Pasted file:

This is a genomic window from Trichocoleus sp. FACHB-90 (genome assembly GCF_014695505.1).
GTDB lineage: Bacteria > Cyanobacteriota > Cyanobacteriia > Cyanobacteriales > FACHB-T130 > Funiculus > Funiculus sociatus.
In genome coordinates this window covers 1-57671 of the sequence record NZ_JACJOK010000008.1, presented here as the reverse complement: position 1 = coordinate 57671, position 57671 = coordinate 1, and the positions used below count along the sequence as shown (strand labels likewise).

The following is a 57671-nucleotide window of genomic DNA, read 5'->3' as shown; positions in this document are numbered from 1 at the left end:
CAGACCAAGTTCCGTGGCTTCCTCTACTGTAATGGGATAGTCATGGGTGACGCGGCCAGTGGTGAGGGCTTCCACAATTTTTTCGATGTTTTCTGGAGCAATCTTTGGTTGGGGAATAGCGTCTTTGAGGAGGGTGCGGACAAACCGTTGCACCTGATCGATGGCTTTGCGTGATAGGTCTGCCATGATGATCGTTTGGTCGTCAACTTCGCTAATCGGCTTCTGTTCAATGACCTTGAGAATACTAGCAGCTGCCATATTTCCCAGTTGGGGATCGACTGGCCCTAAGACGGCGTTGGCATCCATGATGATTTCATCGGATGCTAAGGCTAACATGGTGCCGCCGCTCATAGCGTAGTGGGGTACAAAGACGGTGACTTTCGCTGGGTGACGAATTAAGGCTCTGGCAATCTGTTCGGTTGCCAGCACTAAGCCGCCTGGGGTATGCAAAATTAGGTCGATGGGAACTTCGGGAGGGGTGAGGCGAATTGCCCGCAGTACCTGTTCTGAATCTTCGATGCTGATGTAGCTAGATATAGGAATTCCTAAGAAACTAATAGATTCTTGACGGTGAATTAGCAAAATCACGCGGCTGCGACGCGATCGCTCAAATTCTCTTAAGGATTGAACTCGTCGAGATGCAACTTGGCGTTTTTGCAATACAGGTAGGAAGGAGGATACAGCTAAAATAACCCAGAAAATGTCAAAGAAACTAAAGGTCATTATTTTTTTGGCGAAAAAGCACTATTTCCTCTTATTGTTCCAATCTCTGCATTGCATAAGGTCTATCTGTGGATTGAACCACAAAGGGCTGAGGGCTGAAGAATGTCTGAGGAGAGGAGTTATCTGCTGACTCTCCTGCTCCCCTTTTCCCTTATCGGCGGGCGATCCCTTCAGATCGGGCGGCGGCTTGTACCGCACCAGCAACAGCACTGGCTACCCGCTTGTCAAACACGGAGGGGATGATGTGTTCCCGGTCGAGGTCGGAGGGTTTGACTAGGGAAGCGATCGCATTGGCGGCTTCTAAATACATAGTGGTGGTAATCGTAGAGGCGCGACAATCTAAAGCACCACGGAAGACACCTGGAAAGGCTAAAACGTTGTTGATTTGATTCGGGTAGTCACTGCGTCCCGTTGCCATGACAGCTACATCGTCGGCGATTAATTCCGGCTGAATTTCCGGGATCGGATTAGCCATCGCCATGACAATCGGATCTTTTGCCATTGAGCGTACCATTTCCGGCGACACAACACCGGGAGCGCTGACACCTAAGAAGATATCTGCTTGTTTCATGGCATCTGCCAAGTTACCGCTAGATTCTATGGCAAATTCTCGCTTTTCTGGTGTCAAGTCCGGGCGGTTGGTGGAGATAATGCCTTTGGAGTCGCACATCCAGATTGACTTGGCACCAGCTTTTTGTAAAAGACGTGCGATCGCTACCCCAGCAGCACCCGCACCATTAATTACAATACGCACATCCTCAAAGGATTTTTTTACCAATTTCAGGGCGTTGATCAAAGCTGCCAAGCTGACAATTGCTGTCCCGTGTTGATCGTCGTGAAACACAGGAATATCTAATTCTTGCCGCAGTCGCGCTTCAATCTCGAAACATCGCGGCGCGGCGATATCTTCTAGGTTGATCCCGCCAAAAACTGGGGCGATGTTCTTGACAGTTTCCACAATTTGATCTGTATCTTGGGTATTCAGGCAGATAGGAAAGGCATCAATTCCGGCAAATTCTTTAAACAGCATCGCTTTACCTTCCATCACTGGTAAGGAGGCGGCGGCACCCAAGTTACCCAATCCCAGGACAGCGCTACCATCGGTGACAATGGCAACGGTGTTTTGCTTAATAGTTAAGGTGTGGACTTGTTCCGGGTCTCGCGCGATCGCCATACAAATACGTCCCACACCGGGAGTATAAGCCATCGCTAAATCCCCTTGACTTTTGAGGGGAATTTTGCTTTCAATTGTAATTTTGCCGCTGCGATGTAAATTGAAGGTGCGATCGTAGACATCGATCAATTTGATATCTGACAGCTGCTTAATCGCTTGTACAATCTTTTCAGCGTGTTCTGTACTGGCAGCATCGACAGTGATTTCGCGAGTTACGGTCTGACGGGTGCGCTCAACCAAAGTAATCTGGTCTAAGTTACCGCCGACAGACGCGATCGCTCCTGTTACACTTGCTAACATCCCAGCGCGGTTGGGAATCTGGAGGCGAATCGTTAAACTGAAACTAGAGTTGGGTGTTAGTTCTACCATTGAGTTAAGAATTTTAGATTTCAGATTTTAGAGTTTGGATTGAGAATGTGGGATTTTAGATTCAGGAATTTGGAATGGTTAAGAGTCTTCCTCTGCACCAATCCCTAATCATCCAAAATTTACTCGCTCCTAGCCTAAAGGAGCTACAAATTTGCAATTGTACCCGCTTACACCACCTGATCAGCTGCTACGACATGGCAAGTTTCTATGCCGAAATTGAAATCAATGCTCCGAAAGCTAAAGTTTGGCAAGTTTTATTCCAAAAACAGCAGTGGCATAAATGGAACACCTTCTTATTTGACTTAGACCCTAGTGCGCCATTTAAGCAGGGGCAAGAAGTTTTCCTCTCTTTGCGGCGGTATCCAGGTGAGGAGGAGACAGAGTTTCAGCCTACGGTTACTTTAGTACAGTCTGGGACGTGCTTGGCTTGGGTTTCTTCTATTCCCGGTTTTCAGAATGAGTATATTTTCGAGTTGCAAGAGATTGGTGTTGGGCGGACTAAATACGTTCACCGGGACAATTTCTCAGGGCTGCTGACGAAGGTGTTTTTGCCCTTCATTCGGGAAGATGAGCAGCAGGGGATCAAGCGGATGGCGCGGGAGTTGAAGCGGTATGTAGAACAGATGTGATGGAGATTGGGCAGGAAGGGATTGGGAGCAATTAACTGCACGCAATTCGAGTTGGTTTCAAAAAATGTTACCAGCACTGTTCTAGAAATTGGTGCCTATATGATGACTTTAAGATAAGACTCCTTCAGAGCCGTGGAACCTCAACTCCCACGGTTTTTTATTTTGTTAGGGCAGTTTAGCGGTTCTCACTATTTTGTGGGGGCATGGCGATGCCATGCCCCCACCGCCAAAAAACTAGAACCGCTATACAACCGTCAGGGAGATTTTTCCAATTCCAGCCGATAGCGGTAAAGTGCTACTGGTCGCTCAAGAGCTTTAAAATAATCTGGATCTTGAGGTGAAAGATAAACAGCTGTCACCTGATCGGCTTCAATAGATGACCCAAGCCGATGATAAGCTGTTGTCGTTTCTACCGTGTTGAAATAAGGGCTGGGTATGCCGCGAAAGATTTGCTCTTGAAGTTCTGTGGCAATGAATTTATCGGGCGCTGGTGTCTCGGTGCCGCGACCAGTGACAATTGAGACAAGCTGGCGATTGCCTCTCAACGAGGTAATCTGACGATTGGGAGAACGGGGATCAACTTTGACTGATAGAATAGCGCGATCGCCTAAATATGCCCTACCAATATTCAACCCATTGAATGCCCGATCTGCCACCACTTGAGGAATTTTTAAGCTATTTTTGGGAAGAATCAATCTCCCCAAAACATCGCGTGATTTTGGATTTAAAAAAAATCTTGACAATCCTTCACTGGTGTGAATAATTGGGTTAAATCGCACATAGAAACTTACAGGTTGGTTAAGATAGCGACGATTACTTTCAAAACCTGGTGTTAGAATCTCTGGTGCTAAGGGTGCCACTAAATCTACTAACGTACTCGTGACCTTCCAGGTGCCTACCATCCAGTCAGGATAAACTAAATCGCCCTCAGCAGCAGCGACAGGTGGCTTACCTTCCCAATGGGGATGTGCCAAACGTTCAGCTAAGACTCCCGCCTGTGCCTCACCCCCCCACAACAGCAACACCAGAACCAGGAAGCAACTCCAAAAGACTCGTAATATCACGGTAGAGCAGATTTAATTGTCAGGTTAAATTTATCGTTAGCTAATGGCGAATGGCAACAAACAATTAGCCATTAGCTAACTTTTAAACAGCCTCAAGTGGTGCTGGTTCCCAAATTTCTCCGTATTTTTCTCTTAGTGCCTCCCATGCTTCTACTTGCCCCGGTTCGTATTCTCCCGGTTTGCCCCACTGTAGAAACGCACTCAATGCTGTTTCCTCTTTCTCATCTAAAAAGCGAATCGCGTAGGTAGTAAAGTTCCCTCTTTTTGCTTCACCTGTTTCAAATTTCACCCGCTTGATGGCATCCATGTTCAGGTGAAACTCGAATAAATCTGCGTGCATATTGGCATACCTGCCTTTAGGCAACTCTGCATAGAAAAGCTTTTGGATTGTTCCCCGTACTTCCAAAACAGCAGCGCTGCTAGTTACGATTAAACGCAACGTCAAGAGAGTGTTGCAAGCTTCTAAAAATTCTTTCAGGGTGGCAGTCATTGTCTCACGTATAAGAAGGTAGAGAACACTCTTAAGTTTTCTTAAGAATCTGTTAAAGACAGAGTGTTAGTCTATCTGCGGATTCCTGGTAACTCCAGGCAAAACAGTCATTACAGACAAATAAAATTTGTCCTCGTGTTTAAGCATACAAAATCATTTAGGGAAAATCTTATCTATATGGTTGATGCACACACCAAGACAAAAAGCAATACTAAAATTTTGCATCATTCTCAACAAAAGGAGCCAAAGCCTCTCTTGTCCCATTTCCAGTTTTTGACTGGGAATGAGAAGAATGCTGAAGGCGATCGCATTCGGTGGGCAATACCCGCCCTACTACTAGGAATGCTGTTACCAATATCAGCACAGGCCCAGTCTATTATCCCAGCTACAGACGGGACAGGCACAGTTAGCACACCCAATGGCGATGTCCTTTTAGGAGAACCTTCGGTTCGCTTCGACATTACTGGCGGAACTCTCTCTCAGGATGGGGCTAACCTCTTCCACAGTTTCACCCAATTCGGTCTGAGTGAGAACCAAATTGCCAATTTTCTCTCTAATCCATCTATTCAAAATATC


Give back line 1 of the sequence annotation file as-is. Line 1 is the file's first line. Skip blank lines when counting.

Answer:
This is a genomic window from Trichocoleus sp. FACHB-90 (genome assembly GCF_014695505.1).